Despite TaskRabbit’s setbacks, policymakers, academics, and journalists regularly include it on the short list of the industry’s major players. When a U.S. congressional committee called a hearing this spring about tax policies for on-demand workers, TaskRabbit’s vice president of marketing testified. Health and Human Services officials recently deputized the company to help spread the word about Obamacare.
Saif Benjaafar, who runs the Sharing Economy Initiative, a research project at the University of Minnesota, credits TaskRabbit with helping create a movement. “It certainly pioneered this business model built around the flexible workforce,” he said. Its problem, he said, was that it tried to give its users too much freedom over the type of services and the prices it charged. The most successful companies exerted as much control as possible to create more focused services. “There are some natural limits to the TaskRabbit model,” said Benjaafar.
Leah Busque founded TaskRabbit with her husband, Kevin. One evening the couple was going to dinner, then realized they needed dog food. They would have been happy to pay someone to run the errand. Busque left her job at IBM to create a company to make that possible.
Busque ran TaskRabbit out of her house, then Zipcar’s office in Cambridge, Massachusetts, then from San Francisco, where the company became an object of fascination to the media. Busque spoke compellingly about how TaskRabbit wasn’t just a business but a way to use the internet to create a version of old-fashioned neighborliness on a massive scale. At first, customers would post a request, and Taskers would bid on the job. Busque wanted to create a flexible marketplace for workers, where customers could go to find all kinds of services.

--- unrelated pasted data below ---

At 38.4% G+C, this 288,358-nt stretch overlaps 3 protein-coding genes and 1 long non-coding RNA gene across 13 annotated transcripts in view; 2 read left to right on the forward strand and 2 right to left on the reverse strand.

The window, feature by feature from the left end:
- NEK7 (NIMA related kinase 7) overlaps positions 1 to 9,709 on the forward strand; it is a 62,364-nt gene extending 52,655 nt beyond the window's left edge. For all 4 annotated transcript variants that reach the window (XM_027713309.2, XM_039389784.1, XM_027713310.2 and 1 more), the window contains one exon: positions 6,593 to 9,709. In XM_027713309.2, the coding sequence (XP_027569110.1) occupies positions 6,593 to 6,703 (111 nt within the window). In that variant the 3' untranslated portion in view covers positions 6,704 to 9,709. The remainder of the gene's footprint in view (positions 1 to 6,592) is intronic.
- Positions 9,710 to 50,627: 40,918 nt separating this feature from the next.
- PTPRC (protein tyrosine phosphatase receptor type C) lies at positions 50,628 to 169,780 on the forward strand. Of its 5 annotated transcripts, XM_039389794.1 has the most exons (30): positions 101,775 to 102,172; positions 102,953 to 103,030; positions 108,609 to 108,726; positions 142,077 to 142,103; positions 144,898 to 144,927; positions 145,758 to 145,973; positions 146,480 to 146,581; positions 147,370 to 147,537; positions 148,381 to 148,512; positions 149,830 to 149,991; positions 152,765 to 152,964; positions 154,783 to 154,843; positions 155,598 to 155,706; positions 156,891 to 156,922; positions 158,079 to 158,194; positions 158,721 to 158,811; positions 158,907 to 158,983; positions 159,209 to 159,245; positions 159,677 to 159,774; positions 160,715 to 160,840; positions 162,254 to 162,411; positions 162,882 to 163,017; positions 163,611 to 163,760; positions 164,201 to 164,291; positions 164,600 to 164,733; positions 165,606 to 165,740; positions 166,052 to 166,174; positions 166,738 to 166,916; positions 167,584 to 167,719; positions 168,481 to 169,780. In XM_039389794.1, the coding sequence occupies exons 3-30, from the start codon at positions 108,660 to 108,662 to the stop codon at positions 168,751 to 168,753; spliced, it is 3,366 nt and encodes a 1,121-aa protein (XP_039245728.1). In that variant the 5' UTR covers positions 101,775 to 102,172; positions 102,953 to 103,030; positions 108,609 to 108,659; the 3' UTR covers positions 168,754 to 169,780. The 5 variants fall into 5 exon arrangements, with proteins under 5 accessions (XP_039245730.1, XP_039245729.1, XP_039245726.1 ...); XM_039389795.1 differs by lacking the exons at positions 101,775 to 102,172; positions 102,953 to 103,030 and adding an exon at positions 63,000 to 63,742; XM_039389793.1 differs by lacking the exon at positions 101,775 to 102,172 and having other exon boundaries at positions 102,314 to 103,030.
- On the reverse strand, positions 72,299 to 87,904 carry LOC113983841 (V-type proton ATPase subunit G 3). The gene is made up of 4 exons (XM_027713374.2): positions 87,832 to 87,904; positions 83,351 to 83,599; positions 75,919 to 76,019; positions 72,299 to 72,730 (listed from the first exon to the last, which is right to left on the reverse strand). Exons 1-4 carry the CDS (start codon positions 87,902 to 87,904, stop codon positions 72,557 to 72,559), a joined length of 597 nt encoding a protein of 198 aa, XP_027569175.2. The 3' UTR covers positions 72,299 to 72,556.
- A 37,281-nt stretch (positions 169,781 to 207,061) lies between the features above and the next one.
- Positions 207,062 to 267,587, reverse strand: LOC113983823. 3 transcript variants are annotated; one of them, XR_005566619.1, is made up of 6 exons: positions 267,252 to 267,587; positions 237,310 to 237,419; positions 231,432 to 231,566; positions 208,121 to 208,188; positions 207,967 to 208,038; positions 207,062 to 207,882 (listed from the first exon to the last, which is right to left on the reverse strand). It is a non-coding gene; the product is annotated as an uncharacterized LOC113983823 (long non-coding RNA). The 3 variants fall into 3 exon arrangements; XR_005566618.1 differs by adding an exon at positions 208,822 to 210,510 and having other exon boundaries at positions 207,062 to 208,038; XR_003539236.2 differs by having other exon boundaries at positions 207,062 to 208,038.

TaskRabbit was tantalizingly close to some huge opportunities. In its early days, a good amount of the traffic on TaskRabbit’s website was requests for rides to the airport. But building a ridesharing service required singular concentration to match riders to drivers in real time. Also, the questions about insurance and regulation were complex. TaskRabbit never nurtured the business. So Lyft, a company whose founders Busque was friendly with, started recruiting drivers from TaskRabbit. Their company took off faster than TaskRabbit ever had.
TaskRabbit began to stagnate. In 2013 it laid off a significant chunk of its workforce. In 2014, the company scrapped the auction process and conceded it needed to focus on a few categories: house cleaning, handyman services, moving, and delivery. The quirkier stuff still exists—the Chicago Tribune highlighted the funniest TaskRabbit jobs posted by Cubs fans during the World Series, including a request to go around Chicago, buying newspapers when the team won. But the site’s design downplays everything but its core services.